Thut auf, WoO 223, Biamonti 752 (mp3)

Thut auf, WoO 223, Biamonti 752 (mp3)
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Performer: Mark S. Zimmer
Length: :46
Thut Auf, Biamonti 752 (1820)
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Author: Mark S. Zimmer
Length: 0:23
Thut Auf, Biamonti 752 (1820), Completed by Willem
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Author: Willem
Length: 0:43
Thut Auf, Biamonti 752 (1820)

This short song (identified by Nottebohm and Biamonti as a canon) is found at page 75 of the Artaria 195 sketchbook amongst much sketch material for the Missa Solemnis, op. 123 and the piano sonata op. 109, as well as a number of small piano pieces that ended up as op.119 nrs. 7-11. The phrase "Thut auf" (Open up) is the sole phrase written into what appears to have been intended as a vocal piece of some kind. William Kinderman, in his commentary on the Artaria 195 sketchbook, notes that "in its character and intervallic structure, employing the falling third E-C within a larger descending progression, it bears a faint similarity to the beginning of the fugato in the finale of the Piano Sonata in A Major, op. 101." It does not appear to be a strict canon, but lends itself to repetition in perpetuum. We have here repeated it only once, lest an infinitely large midi file overwhelm our server.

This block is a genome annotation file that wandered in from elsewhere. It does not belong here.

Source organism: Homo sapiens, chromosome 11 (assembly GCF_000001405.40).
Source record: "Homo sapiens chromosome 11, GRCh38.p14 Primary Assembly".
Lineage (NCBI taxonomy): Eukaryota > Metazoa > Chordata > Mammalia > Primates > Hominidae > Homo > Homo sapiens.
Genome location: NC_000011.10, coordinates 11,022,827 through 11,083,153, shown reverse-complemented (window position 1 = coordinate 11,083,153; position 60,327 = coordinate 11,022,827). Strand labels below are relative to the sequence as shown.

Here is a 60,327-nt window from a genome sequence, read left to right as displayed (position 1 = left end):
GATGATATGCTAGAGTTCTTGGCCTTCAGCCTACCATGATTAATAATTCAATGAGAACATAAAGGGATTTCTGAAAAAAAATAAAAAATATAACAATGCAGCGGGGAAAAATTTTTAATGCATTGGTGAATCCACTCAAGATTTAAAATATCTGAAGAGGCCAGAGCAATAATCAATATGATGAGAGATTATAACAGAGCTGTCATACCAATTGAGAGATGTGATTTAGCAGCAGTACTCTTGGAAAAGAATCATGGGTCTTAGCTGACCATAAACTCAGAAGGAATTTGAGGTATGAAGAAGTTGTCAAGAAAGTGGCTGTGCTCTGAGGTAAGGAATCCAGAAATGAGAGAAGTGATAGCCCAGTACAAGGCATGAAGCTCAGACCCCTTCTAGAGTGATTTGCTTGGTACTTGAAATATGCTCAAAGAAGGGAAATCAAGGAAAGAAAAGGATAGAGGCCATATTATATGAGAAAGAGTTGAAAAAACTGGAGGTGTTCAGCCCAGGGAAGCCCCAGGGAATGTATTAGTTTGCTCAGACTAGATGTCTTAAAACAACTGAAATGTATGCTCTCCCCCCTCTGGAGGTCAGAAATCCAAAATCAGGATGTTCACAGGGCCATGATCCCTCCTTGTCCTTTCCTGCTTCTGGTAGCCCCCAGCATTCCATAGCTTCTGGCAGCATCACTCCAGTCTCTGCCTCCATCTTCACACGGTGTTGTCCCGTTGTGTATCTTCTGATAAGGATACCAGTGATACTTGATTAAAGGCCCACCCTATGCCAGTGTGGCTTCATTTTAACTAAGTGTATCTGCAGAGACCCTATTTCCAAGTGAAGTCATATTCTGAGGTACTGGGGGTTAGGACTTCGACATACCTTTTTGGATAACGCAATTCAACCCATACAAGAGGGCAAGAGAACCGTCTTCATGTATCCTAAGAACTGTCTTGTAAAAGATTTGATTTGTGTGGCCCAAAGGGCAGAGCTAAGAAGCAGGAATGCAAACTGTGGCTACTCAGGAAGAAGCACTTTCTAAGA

It is possible that "Thut auf" is derived from the poem "Frühlingsgruß" (Spring Greetings) by Wilhelm Müller. That poem appears in the collection "Gedichte aus den hinterlassenen Papieren eines reisenden Waldhornisten 1" (Poems from the Abandoned Papers of a Wandering Horn Player, vol. 1), which was published under the date 1821, but which according to the German actually appeared in October 1820. It may also have been printed earlier in a literary journal, which were common at this time. This poem contains the lines, "Thut auf, thut auf die Fensterlein" (Open up, open up the windows!), which with some repetition scans exactly with Beethoven's upper voice. The bass line Beethoven provides contains a different phrase that scans nicely with the next line of the poem, "Ihr Mägdlein, laßt den Frühling ein!" (You girls, let the spring in!). Such a sentiment would appeal to Beethoven, who loved the out of doors and fresh air.

The score for Willem's completion of this canonic work, long disregarded in the literature, may be downloaded here.

WoO: 223
Biamonti: 752

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